Grant funds received to preserve and improve public access of KGS collections

4/21/2021

(A) Mineral exploration core from the South-Central Kentucky Mineral District to be photographed. (B) Water-well lithology record. (C) Thin section of dike sample from the Western Kentucky Fluorspar District. (D) Damaged core boxes and faded labels are indicative of the condition of the Tabb Fault System cores.
(A) Mineral exploration core from the South-Central Kentucky Mineral District to be photographed. (B) Water-well lithology record. (C) Thin section of dike sample from the Western Kentucky Fluorspar District. (D) Damaged core boxes and faded labels are indicative of the condition of the Tabb Fault System cores.

The Kentucky Geological Survey has received $103,752 from the U.S. Geological Survey’s National Geological and Geophysical Data Preservation Program. This new funding will help KGS address three priorities: increased digital access, long-term preservation of KGS collections, and better data to the public. To address these priorities, Principal Investigator Liz Adams, the archive manager of KGS’s Earth Analysis Research Library, along with Sarah Arpin of the KGS Water Resources Section and Dr. Gina Lukoczki of the KGS Energy and Minerals Section, who are also principal investigators on the project, will supervise the progress of four objectives:

  • Photograph and preserve 1,500 boxes of mineralized rock cores from Kentucky and create new lithologic data. The results will help reveal mineralization characteristics of Kentucky strata and assist researchers in better understanding critical mineral distributions crucial to the security and economy of the United States.
  • Enter lithologic information from at least 5,000 scanned water-well records into the Kentucky Groundwater Repository. This new information will improve the description, management, and protection of Kentucky’s aquifers and groundwater resources.
  • Catalog, scan, and rehouse the KGS collection of 1,500 petrographic thin sections and create new lithologic data. Preserving this collection will help researchers better understand the source, distribution, and economic value of geologic features in Kentucky.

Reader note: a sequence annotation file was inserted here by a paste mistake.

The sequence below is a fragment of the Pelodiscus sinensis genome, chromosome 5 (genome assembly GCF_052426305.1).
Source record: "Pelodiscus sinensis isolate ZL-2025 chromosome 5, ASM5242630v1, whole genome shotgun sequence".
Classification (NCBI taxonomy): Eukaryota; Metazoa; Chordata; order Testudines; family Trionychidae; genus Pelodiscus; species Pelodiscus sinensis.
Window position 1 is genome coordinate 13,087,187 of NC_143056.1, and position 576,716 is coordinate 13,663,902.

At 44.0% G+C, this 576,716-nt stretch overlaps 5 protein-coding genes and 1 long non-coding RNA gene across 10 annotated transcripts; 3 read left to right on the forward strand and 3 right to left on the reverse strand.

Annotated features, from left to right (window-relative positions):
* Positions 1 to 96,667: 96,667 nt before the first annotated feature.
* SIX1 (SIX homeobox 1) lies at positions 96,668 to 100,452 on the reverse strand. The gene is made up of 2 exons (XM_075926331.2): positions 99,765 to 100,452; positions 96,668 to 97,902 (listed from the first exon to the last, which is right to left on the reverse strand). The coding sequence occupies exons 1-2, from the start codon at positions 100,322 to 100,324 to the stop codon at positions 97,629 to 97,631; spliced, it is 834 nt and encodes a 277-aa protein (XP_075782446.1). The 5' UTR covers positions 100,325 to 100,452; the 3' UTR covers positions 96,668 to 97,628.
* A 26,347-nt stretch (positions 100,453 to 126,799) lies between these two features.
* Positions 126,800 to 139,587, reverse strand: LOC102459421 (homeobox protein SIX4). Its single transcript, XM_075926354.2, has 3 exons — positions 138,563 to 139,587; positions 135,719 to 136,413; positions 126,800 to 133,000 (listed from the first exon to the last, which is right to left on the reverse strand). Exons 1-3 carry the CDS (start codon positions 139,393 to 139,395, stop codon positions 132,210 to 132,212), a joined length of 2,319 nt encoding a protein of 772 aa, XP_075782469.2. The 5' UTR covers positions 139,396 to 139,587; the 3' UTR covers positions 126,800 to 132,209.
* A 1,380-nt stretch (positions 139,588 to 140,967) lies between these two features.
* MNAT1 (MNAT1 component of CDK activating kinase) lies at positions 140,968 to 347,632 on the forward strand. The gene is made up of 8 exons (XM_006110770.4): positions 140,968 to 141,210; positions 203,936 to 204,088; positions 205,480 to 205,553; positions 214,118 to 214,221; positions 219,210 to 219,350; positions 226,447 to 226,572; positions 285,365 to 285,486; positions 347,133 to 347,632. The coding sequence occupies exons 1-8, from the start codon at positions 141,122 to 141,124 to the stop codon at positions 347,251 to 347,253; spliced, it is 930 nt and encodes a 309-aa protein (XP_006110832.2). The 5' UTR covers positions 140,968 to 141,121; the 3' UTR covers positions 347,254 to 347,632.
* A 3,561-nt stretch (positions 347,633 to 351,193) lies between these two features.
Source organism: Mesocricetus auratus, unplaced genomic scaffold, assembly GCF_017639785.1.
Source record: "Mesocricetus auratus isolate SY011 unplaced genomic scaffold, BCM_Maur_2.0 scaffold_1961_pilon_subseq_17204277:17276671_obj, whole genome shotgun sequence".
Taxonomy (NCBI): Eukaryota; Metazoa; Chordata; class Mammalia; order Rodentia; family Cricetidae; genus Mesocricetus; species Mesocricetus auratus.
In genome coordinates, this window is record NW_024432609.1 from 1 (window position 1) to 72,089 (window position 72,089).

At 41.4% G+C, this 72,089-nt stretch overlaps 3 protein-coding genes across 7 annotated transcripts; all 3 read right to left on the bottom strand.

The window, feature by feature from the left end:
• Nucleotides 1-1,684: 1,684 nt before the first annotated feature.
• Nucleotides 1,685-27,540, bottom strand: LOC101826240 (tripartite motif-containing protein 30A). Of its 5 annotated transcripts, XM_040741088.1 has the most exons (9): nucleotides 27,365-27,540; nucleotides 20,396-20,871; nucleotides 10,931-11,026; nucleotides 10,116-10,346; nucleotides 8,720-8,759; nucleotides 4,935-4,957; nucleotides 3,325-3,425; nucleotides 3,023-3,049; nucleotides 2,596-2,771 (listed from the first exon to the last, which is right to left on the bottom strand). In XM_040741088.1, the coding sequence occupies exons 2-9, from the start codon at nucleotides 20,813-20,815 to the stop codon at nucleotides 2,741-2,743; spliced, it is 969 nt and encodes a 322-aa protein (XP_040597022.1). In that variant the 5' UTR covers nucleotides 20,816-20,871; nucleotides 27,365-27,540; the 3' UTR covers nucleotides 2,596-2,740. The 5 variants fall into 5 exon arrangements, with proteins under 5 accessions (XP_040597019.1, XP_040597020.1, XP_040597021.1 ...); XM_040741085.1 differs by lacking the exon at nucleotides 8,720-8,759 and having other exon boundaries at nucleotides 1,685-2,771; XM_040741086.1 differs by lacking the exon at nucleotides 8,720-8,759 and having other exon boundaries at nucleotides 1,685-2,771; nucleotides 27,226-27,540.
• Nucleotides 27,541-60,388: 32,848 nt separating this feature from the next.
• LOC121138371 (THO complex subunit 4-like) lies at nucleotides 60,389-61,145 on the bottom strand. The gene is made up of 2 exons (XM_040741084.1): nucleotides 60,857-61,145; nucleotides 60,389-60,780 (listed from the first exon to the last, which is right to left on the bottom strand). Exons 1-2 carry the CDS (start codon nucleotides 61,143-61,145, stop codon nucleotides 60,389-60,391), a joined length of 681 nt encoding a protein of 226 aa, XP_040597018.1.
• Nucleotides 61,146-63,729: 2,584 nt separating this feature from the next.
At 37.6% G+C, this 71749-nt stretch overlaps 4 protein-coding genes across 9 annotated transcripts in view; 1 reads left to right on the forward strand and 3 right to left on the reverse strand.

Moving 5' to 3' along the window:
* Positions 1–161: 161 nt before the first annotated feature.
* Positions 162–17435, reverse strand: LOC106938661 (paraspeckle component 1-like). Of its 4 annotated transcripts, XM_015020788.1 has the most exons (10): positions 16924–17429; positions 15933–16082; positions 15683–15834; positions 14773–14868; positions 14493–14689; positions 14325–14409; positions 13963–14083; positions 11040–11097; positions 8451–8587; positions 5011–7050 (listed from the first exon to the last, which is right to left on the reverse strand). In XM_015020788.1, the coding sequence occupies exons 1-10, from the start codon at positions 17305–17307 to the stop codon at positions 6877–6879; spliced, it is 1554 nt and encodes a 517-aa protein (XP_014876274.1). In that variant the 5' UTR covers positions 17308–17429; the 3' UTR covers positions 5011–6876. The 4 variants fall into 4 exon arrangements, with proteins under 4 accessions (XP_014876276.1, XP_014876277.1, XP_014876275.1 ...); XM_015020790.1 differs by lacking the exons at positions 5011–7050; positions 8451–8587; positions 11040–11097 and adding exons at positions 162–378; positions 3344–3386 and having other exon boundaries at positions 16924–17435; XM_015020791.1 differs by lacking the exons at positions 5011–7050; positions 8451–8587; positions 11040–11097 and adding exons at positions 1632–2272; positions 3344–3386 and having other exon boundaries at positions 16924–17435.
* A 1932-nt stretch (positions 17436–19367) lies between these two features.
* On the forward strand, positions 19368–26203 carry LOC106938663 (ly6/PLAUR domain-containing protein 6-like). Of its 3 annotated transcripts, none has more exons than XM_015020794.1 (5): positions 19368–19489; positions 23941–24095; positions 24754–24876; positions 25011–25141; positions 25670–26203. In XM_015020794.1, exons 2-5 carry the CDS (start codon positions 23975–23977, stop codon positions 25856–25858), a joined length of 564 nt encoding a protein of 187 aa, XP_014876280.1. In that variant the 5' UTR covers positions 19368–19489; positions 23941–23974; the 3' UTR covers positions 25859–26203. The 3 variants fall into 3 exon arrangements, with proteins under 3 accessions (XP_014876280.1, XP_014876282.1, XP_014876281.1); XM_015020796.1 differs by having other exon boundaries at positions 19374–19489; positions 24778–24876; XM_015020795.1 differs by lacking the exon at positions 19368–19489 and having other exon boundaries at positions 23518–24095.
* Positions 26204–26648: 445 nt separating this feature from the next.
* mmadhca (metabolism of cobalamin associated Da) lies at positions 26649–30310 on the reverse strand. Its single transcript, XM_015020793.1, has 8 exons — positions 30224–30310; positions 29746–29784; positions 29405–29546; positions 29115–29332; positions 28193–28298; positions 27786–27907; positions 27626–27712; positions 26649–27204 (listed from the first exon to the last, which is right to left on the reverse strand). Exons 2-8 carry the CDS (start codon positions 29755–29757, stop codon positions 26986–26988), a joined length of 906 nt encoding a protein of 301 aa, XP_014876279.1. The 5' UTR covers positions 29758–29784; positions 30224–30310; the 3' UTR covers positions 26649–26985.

• Rescue 3,708 boxes of mineral cores from the Tabb Fault System in the Western Kentucky Fluorspar District and reunite them with documents and photos, which will improve our understanding of the distribution and characterization of critical minerals.
Liz Adams, Gina Lukoczki, Sarah Arpin
(Left to right) Principal Investigator Liz Adams of the Geologic Information Management Section and Co-Principal Investigators Gina Lukoczki of the Energy and Minerals Section and Sarah Arpin of the Water Resources Section.

As part of this project all thin sections and cores will be registered with SESAR, the System for Earth Sample Registration to receive International Geo Sample Numbers, metadata will be created and validated for all items, and all products will be disseminated through the KGS website.

This improved accuracy and completeness of our public data will provide better resources to our users. Increased access to our collections, especially digital access, will modernize our infrastructure and improve our users’ decision-making abilities as well as provide a means to sustainably research energy and natural resources. The products and results from this project will improve access and descriptions of Kentucky’s geologic features and have the potential to advance goals in industry, research, education, and resource management.

Staff from three KGS sections with various expertise will work on the project. Key staff will be Ryan Pinkston, Doug Curl, Carrie Pulliam, and student and temporary employees including Madison Preece, Stephanie Vicroy, and Natalie Fields. They will begin work in July 2021 and wrap up by June 30, 2022.

Learn more about KGS collections at EARL.

 

Last Modified on 2021-04-23
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